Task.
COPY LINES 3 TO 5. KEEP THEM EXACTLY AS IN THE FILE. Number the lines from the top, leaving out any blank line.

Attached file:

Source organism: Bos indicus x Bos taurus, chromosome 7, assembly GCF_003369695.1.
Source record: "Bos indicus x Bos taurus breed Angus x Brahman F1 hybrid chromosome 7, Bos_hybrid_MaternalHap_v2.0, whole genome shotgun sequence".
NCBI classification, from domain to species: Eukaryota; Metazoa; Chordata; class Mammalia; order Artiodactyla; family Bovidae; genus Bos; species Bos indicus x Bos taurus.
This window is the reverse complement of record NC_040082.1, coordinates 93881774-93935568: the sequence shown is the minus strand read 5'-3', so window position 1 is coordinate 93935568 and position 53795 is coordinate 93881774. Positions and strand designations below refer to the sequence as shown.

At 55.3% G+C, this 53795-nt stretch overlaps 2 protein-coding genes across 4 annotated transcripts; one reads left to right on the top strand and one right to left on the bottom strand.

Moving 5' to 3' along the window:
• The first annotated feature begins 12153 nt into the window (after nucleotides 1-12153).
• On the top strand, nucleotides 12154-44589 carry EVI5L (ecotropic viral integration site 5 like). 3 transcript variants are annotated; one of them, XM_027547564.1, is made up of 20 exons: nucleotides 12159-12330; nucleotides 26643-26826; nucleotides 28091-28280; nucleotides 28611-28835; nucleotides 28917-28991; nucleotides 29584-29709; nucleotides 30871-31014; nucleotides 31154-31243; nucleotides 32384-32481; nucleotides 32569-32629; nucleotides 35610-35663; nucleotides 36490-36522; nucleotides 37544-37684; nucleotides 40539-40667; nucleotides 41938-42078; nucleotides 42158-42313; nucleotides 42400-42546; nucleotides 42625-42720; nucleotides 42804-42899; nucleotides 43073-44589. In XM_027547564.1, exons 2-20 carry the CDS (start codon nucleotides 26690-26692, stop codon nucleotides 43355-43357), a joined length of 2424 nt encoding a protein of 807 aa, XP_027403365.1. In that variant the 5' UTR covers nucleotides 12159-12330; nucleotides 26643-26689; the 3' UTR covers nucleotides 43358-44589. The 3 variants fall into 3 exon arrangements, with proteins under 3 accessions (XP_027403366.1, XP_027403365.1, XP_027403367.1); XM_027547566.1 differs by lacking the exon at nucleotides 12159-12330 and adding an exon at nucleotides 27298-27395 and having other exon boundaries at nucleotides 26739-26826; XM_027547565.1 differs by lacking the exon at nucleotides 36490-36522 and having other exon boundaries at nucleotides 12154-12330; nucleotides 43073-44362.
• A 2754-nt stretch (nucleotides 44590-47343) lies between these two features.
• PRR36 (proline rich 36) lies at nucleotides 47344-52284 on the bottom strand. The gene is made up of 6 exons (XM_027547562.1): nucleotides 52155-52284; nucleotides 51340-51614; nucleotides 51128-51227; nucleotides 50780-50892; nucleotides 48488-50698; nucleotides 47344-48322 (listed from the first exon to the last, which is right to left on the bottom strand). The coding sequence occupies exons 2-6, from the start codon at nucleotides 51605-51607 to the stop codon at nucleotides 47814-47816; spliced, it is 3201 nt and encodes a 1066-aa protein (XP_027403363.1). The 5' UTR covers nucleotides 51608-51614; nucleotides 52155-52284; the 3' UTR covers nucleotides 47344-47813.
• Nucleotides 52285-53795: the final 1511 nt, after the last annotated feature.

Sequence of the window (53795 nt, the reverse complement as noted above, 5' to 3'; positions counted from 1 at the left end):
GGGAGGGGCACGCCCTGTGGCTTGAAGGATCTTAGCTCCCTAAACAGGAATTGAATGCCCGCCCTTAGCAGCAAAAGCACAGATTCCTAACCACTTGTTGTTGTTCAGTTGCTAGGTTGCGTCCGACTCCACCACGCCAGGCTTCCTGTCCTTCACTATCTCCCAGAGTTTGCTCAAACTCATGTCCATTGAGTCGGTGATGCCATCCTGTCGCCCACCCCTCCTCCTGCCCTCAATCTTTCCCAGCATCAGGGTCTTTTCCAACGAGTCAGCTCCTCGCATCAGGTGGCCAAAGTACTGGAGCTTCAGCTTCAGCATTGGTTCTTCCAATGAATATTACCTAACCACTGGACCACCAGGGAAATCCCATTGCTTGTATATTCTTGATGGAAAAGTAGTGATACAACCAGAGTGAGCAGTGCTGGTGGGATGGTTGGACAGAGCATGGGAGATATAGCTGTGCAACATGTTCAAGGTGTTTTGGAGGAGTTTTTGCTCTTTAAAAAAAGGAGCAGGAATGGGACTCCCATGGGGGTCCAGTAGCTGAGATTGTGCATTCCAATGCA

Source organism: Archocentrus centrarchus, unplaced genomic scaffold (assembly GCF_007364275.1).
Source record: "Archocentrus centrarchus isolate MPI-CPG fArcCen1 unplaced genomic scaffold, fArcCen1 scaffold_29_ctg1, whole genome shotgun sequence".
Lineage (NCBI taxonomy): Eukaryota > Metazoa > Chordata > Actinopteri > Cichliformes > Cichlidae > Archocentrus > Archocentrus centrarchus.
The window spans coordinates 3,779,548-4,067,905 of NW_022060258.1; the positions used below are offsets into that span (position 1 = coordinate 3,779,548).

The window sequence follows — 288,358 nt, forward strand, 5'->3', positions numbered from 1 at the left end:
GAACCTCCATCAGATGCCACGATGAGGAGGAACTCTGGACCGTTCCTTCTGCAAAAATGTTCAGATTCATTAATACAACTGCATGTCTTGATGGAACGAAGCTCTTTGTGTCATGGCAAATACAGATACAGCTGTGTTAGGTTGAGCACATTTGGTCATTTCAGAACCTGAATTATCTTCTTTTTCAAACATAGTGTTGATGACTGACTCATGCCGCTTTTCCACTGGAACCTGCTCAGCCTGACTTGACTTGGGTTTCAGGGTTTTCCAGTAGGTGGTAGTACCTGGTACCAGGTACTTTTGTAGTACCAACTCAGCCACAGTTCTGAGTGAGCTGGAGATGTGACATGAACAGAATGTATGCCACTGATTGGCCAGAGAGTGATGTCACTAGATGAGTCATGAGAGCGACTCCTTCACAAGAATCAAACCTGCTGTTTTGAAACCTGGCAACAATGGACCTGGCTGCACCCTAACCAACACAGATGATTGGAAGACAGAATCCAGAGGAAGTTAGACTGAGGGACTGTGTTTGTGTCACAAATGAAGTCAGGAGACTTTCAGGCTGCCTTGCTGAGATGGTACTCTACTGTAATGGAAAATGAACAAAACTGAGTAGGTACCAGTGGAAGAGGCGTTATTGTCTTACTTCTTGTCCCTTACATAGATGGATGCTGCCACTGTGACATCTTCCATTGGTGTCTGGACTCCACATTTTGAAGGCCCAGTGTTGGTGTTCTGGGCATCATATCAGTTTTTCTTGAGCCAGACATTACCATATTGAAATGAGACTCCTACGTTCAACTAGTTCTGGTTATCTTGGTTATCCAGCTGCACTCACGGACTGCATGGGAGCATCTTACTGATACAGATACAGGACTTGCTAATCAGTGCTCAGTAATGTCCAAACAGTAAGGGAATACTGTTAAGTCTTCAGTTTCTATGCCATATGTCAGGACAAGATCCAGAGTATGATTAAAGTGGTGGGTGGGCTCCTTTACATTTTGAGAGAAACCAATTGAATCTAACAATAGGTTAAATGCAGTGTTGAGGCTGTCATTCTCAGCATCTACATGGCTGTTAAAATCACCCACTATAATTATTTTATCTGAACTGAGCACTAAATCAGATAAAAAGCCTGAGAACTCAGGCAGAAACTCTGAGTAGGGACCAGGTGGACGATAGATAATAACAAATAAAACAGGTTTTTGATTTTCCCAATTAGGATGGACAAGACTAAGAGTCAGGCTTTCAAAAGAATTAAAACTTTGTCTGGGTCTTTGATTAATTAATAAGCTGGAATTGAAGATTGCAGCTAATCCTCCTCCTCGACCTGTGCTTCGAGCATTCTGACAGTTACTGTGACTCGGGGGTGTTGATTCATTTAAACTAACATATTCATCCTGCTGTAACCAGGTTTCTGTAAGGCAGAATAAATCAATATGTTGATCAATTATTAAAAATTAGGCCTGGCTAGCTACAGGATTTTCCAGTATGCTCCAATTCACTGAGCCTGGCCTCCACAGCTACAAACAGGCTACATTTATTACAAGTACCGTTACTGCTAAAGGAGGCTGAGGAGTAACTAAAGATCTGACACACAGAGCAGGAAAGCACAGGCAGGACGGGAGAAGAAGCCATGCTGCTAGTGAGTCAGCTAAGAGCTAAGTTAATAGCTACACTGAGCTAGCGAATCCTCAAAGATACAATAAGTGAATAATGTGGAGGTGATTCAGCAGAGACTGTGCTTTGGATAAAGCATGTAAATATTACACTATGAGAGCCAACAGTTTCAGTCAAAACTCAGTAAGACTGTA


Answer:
NCBI classification, from domain to species: Eukaryota; Metazoa; Chordata; class Mammalia; order Artiodactyla; family Bovidae; genus Bos; species Bos indicus x Bos taurus.
This window is the reverse complement of record NC_040082.1, coordinates 93881774-93935568: the sequence shown is the minus strand read 5'-3', so window position 1 is coordinate 93935568 and position 53795 is coordinate 93881774. Positions and strand designations below refer to the sequence as shown.

At 55.3% G+C, this 53795-nt stretch overlaps 2 protein-coding genes across 4 annotated transcripts; one reads left to right on the top strand and one right to left on the bottom strand.